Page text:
“The thing is to enter the market heavily dominated by NATO/U.S. weapons systems, I would expect Russia agreeing on some joint production or even some changes in the design so as to smoothen Turkey's acquisition in terms of compatibility with Turkish-made missiles and hardware,” Akhmetov said.
At the same time, he said, some in Russia argue “that the Kremlin should be extremely cautious in its dealings and arms sales to Turkey, since it’s still a NATO-member, unless there is some certainty or political guarantees that Russian technologies wouldn’t be given to Western states.”
Stein said Turkey would likely to try to use some of its domestic munitions on the Su-35s.
“We are going to have to wait and see,” he said. “But, there can be no doubt that Russia will be critical for providing Turkey with spare parts and supplies to keep the airplane flying.”
Trevithick pointed out that while Russia jets “are not entirely incompatible with Western munitions” integrating them “does require acquiescence from those third party suppliers and any other relevant export approvals.”
“Turkey also has interoperability obligations under NATO,” he said, pointing out that it may find it “increasingly more complicated to get the necessary approvals to do this in its case than say Malaysia.”
In June 2017, Malaysia successfully dropped a U.S.-made laser-guided bomb from one of its Russian made Su-30 jets.
“At the same time, with what we’ve seen from the Trump administration or Congress lately, this may not be as complicated as feared, either,” Trevithick said.
“This sort of dichotomy, particularly in Congress, speaks to what we might see in terms of retaliation in the event of a Turkish Su-35 buy from the United States,” he said.
He recalled that the Countering America’s Adversaries Through Sanctions Act (CAATSA) was supposed to automatically slap sanctions on Turkey for its S-400 deal, but these sanctions “still haven't been implemented and it doesn't look like that will be happening any time soon”.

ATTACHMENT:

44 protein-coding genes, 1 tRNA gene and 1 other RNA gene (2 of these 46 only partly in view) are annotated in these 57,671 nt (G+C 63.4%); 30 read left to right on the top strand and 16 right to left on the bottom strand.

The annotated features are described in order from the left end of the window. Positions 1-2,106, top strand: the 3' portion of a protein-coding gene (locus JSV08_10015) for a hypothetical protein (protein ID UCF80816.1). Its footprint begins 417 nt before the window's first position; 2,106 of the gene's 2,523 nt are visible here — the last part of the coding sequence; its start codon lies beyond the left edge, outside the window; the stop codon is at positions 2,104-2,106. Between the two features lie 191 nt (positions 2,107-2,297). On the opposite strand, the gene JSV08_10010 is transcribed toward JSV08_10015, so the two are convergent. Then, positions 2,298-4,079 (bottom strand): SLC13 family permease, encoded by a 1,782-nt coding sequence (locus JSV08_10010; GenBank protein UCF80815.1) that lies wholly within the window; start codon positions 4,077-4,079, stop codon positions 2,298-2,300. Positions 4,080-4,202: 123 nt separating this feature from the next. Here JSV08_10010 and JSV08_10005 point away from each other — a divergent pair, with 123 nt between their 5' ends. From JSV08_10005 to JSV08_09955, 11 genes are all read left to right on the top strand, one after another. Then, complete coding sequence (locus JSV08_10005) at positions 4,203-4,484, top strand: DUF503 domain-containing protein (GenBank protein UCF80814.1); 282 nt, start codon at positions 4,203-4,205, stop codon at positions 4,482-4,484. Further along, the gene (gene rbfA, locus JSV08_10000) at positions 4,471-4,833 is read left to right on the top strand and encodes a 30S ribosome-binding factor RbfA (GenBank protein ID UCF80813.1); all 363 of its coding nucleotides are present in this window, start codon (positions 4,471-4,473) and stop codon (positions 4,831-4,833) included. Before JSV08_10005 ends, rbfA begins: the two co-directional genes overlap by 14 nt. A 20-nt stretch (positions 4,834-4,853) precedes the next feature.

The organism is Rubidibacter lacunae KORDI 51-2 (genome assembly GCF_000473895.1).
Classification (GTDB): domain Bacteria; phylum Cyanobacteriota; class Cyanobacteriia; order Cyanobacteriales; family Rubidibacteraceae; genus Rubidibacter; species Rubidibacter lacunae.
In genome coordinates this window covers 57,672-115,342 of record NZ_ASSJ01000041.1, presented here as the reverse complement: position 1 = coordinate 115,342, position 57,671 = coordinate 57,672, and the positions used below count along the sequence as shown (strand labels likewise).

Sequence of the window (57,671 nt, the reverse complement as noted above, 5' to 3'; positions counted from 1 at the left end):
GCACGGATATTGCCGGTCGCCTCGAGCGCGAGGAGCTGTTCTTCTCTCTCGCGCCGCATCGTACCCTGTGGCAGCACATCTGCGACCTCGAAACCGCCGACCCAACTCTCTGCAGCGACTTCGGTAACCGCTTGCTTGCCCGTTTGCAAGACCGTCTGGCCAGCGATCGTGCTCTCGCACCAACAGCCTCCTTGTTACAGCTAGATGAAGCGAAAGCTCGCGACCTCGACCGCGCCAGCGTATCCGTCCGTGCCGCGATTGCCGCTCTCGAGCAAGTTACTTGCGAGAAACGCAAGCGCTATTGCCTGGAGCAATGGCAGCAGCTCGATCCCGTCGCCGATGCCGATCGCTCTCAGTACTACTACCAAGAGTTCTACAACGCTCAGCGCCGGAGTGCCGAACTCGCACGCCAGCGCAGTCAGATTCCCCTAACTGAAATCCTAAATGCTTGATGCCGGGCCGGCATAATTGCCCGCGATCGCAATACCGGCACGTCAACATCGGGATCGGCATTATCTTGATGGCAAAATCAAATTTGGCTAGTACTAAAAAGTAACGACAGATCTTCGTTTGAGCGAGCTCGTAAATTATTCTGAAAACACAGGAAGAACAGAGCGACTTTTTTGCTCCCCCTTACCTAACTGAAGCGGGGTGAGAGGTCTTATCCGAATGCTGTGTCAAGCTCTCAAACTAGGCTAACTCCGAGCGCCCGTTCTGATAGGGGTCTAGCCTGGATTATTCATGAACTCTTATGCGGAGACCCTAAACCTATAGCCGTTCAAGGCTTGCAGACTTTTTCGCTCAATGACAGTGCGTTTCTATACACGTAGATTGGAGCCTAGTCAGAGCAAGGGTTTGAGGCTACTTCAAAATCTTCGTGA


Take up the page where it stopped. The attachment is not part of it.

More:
Özgül foresees a logistical nightmare for Turkish Su-35s given compatibility problems and predicts Turkey would also have to invest massively to keep them operational.
“The transformation of bases, bunkers, maintenance centres will need huge investments,” he said.
Özgül said the Su-35 was a highly formidable fighter with sophisticated avionics, but he also noted it had no stealth features or internal bomb bays, required a lot of maintenance and also consumed an enormous amount of fuel.
Daily Sabah said Turkey was discussing becoming involved in the production of some components, including precision weapons and ammunition.
“Moscow has made clear to its own press that it is willing to license the production of non-essential parts, so I do not think this is a major problem, so long as Turkey continues its recent trend of accepting less from Russia than what it demands from the West in defence procurement,” Stein said.
Trevithick said it was unclear how extensive Russia's offers of cooperation really were.
“But we do know that they have made similar pledges with regard to the S-400 and that Erdoğan has said that Turkey could be involved in producing components for the S-500, as well,” he said.
The real issue for Turkey was replacing the extremely lucrative contracts for the F-35 programme, Trevithick said.
Turkish firms were contracted to manufacture just under 1,000 parts for the F-35 jets and are set to lose an estimated $9 billion from Turkey’s removal from the programme.
“I think any interest in actually producing, or even just assembling, complete systems in Turkey is of secondary importance to stabilising this industrial base,” Trevithick said.